PD Report by Rebecca Kostich
Click "Read More" to learn more about my experience at the conference!
One of the most informative sessions I went to was "De(Re)constructing the Studio Process," which explored how to "deepen engagement with artmaking to unlock creativity, stimulate imagination, and generate innovative thinking while keeping currency with Contemporary Art & Art Education." We were introduced to new contemporary artists, lesson plans, and exercises that we could use in our classroom to promote and enhance creative problem solving. A new activity I learned about was to ask my students to use a material in a different way. For example, they know how to use charcoal, but how could they use it in a different way?
Below are two artists that were introduced to us: Dustin Yellin, who makes "window sandwiches," and Hal Lasko, the pixel painter who discovered his style later in life.
During the conference, I found that there was a strong emphasis on the difference between technical and conceptual artmaking. While both are important and overlap, students are often discouraged with their own art because they only focus on their technical abilities and the traditional way of learning art through direct observation. A classroom that focuses primarily on technical skill is limiting and hinders creative thought. But as teachers, we also need to encourage students' creative abilities just as much as (or even more than, according to some) technical skill.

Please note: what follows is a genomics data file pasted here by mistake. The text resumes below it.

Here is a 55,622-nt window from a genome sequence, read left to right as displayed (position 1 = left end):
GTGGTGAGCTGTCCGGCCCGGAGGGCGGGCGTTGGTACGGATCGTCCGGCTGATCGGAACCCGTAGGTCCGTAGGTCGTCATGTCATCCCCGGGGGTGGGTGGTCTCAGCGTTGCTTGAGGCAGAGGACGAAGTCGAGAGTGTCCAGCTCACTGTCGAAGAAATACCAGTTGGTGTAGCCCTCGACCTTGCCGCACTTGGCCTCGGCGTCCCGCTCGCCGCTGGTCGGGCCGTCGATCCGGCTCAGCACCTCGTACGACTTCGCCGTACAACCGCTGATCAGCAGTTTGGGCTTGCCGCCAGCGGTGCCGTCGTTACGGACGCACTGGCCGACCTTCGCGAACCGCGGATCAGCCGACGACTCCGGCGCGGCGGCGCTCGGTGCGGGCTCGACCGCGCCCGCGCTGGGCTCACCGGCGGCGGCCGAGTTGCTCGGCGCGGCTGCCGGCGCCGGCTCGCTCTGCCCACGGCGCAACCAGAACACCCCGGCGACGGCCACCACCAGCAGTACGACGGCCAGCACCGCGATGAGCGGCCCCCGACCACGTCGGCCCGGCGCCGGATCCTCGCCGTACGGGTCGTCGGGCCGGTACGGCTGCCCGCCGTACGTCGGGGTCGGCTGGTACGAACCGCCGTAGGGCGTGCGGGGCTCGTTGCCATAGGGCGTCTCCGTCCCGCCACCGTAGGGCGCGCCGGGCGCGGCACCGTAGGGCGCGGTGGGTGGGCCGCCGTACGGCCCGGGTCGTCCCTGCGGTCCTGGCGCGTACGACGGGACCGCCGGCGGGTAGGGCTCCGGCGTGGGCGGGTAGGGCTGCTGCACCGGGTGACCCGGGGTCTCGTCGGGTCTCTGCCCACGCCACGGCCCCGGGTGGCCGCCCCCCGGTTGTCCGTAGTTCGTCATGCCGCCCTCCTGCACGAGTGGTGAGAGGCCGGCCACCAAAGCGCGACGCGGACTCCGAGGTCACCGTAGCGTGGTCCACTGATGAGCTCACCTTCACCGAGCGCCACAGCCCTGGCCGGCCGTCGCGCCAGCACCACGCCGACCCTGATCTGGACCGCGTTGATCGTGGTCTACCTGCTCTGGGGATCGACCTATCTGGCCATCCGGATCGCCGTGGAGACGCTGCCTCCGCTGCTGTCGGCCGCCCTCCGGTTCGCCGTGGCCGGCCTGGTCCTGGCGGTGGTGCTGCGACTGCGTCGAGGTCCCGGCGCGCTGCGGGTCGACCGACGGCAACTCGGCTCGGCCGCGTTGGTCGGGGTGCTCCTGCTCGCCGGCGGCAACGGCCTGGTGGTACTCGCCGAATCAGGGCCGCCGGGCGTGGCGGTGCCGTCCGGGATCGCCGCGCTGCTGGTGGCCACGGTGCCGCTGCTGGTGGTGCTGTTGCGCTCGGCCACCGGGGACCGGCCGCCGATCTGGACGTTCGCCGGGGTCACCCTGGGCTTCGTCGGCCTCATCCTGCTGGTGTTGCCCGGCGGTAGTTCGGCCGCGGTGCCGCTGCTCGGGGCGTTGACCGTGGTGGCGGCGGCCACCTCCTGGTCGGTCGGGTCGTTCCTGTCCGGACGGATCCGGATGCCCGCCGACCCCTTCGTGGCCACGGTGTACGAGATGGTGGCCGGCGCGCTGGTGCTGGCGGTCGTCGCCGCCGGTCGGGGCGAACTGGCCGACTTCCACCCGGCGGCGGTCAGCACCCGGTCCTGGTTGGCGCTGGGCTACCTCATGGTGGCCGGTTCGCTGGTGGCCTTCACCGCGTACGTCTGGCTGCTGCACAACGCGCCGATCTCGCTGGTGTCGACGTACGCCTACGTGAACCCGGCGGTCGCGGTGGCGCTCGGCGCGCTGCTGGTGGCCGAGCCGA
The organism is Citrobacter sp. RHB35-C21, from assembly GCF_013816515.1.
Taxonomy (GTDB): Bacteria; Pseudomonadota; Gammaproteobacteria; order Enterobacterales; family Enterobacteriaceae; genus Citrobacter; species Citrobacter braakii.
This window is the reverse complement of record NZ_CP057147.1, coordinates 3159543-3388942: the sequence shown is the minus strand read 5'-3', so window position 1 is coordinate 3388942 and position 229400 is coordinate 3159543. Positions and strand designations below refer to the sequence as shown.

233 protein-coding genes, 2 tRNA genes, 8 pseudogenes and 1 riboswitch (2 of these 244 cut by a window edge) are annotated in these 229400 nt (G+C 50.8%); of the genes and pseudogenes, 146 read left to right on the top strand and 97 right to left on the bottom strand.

I attended a session on the National Art Honor Society, where I got a lot of new ideas about community projects and fundraisers that we could do in our own NAHS this year. I am excited to discuss these new ideas with my NAHS officers.
One session I did not go to (but wish I had) was a sketchbook workshop with Mr. and Mrs. Barry from Oakmont Regional High School in Ashburnham. I spent a day observing their art program last year - I got a lot of ideas from them, including the information necessary to start our own National Art Honor Society! In the workshop, Mr. Barry demonstrated how his students make their own sketchbooks. I remembered seeing some of the students' examples during my visit last year. Even though I didn't attend the session, I spoke with Mr. Barry about how to make the sketchbooks, and I think these handmade sketchbooks would be something I'd like to implement into the Studio Art III, IV and V curriculum in the near future.
I went to the reception of the annual regional National Art Honor Society show, "Navigating the Imagination," where three of my students were featured!
Haley Ashburn's "Splash" made the front page of the Groton Herald this week!!
Finally, I took a tour of the Massachusetts Museum of Contemporary Art and saw the work of several artists, most notably Jim Shaw and Clifford Ross. I enjoyed Ross' work, which was inspired by mountainous and oceanic landscapes (my favorite was a piece that covered an entire wall, pictured below), and Shaw's work would appeal to my students who are interested in character design, game design, and comic art.
I am already looking forward to the 2016 conference next fall!